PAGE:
With AIN Media Group's Aviation International News and its predecessor Aviation Convention News celebrating the company's 50th year of continuous publication this year, AIN’s editorial staff is going back through the archives each month to bring readers some interesting events that were covered over the past half-century.
REWIND: (May 1, 1983) A new airplane happens only once every eight or ten years at de Havilland Aircraft Co. of Canada, so it was no surprise when, on April 19, top Canadian politicians, business leaders, and military brass joined 1,500 commuter airline executives and their families for the formal rollout of de Havilland’s new mid-size aircraft, the Dash 8 36 passenger twin-turboprop commuter.
The Dash 8 actually starred in two rollout ceremonies. Three days before the debut in front of commuter operators, de Havilland staged a rollout for Canadian Prime Minister Pierre Trudeau, also attended by an estimated 6,000 company employees and families. The special showing was hastily arranged because the Canadian Parliament was scheduled to present the country’s budget the night of April 19th and Trudeau was immersed in those preparations.
Trudeau reportedly was anxious to appear at the Dash 8 rollout and attract attention to de Havilland’s achievement in hopes of calming a furor over the country’s aerospace industry, particularly Canadair. The Challenger manufacturer has come under heavy media and parliamentary criticism recently – spurred in part by an April 13 television news probe of the company because of what critics say are sweetheart deals Canadair made with early Challenger customers – deals that have contributed to Canadair’s billion-dollar and climbing debt.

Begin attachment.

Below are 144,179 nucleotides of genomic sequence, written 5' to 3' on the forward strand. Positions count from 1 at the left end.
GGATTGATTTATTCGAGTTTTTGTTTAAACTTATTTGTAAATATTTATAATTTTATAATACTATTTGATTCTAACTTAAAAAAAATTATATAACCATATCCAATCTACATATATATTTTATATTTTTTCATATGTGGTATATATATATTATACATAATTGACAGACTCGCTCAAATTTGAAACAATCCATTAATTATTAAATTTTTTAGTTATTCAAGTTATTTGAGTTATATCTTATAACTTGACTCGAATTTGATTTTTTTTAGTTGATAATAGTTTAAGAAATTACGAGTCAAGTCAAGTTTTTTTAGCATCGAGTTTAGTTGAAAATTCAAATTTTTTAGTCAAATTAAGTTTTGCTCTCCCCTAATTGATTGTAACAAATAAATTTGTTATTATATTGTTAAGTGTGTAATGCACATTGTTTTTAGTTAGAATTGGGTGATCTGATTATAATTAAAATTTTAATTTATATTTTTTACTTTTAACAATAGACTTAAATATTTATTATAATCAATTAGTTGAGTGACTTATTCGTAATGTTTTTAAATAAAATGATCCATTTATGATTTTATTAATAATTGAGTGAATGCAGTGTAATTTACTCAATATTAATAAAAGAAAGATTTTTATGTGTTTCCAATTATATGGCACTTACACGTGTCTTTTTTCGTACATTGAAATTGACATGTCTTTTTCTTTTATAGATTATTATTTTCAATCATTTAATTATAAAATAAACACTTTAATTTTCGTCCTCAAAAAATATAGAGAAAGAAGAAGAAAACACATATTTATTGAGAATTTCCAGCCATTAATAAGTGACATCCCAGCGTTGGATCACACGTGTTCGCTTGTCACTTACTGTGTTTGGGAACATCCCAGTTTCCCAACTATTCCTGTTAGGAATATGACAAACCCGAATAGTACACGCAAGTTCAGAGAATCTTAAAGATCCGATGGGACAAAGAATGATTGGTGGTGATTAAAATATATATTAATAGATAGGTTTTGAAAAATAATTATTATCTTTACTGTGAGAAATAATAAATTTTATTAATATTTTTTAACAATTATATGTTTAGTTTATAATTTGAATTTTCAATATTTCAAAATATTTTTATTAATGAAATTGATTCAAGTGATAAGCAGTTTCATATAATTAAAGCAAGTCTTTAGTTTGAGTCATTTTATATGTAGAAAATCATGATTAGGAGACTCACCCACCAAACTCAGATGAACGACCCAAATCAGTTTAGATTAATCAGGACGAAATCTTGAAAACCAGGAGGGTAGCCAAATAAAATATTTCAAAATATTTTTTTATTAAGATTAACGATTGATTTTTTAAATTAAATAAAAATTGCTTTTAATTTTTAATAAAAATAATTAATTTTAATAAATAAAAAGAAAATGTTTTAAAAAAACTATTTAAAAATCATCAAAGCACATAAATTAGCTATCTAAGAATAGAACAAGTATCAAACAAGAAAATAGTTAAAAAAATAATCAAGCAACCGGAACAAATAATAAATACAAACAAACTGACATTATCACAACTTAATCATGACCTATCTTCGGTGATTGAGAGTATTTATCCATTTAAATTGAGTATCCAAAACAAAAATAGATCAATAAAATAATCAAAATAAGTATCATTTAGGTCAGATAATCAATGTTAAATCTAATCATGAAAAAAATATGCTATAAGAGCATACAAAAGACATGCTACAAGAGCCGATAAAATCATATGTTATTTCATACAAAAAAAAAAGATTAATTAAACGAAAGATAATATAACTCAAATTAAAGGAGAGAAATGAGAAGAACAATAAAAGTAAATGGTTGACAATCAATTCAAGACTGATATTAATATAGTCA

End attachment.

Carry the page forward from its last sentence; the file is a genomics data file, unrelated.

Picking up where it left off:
FASTFORWARD: The Dash 8, with its introductory list price of $4.5 million made its first flight later that year and entered service in 1984. It was also marketed to the private aviation industry by Innotech Aviation. Despite the manufacturer changing ownership over the years from Boeing to Bombardier to Longview Aviation Capital (returning to the name of de Havilland Aircraft Canada), the aircraft has remained in production ever since, incorporating improvements up to the -400 series which carries twice the passenger load as the original. Among its various models, there have been more than 1,300 Dash 8s built.